Stanford University

Geological Sciences Seminar - Dr. Russell Shapiro: Deciphering the Dominance of the Dimerelloids through a Glass Darkly

When:
-
Where:
Geology Corner, Building 320 Rm 220 and Zoom
More Info:
Geological Sciences Seminar - Dr. Russell Shapiro: Deciphering the Dominance of…
Audience:
Students, Staff, Faculty, Affiliates
Sponsors:
Department of Geological Science

The Dimerelloids comprise the largest rhynchonellid brachiopods and were restricted to hydrocarbon seeps and hydrothermal vents where they dominated the macrofauna for 230 million years, crossing both the Permian-Triassic and Triassic-Jurassic mass extinctions.  After the Early Cretaceous, chemosymbiotic mollusks took over the ecosystem and rule today.  There are still many questions about why brachiopods were so successful in this ecosystem.  What was their physiological advantage?  How did they survive multiple mass extinctions? Were they chemosymbiotic or simply successful filter feeders? Why did they finally disappear?  A potential key location for understanding the genesis of this dynasty lies in the massive barite deposits of the Upper Devonian Slaven Chert of northcentral Nevada.  Unfortunately, diagenetic and low-grade metamorphic alteration has obliterated the classic hydrocarbon seep petrofabrics and left the Dzieduszyckia brachiopods poorly preserved as molds. This talk will explore the challenges in assessing paleoecological, petrographic, and geochemical data from highly altered deposits.  Furthermore, by focusing on brachiopods—a phylum with no modern symbionts—the talk will also raise difficult questions on how to address complex geobiological systems in the geological record when there are no known measurable criteria.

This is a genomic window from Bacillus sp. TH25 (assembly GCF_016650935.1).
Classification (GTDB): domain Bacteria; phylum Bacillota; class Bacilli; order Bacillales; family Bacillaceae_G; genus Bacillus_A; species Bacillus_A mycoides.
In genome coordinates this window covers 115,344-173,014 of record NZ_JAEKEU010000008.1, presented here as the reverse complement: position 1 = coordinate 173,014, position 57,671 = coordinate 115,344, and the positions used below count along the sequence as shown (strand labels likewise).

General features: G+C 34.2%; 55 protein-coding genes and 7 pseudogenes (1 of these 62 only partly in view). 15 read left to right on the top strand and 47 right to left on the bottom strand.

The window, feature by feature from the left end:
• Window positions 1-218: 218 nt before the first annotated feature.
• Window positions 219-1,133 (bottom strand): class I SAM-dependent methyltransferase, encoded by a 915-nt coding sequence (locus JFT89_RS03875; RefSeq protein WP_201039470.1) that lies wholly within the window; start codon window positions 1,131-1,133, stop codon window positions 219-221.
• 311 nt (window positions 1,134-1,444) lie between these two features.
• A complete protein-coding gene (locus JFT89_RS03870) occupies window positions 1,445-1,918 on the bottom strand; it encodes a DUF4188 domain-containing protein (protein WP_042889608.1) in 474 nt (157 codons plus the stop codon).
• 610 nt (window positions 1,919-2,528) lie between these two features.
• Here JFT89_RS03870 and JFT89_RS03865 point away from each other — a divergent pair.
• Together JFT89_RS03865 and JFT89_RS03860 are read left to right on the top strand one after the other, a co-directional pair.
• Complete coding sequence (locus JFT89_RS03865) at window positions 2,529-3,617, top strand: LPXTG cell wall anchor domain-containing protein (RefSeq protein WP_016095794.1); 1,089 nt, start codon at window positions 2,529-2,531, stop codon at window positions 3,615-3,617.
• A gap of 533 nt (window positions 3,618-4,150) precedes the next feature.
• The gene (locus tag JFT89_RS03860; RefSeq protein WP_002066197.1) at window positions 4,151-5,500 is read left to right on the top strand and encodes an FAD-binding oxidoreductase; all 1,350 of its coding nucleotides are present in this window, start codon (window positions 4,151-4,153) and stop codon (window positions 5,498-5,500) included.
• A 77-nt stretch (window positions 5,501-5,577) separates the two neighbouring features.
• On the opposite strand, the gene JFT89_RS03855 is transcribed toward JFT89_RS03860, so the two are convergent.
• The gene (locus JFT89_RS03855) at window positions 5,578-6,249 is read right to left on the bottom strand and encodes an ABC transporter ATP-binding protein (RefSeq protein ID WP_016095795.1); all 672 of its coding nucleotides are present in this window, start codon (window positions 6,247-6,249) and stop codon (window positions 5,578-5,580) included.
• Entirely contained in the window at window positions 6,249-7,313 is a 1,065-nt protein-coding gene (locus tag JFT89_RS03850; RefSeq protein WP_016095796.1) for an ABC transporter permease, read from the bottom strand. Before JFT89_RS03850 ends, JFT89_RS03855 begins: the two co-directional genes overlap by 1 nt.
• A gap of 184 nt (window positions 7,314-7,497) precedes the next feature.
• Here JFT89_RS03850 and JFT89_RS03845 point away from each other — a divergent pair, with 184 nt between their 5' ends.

Dr. Russell Shapiro has studied fossil microbialite structures from the modern Bahamian stromatolites to the Paleoarchean mats of South Africa. After receiving his Ph.D. from the University of California, Santa Barbara, he taught at different institutions around the country before settling at Chico State in 2006.  In addition to his academic career, Dr. Shapiro has been active in paleontological resource assessment for environmental impact reports, conducting fieldwork for federal agencies throughout the western states.

For zoom information, please get in touch with Rey Garduño (rgarduno@stanford.edu)

 

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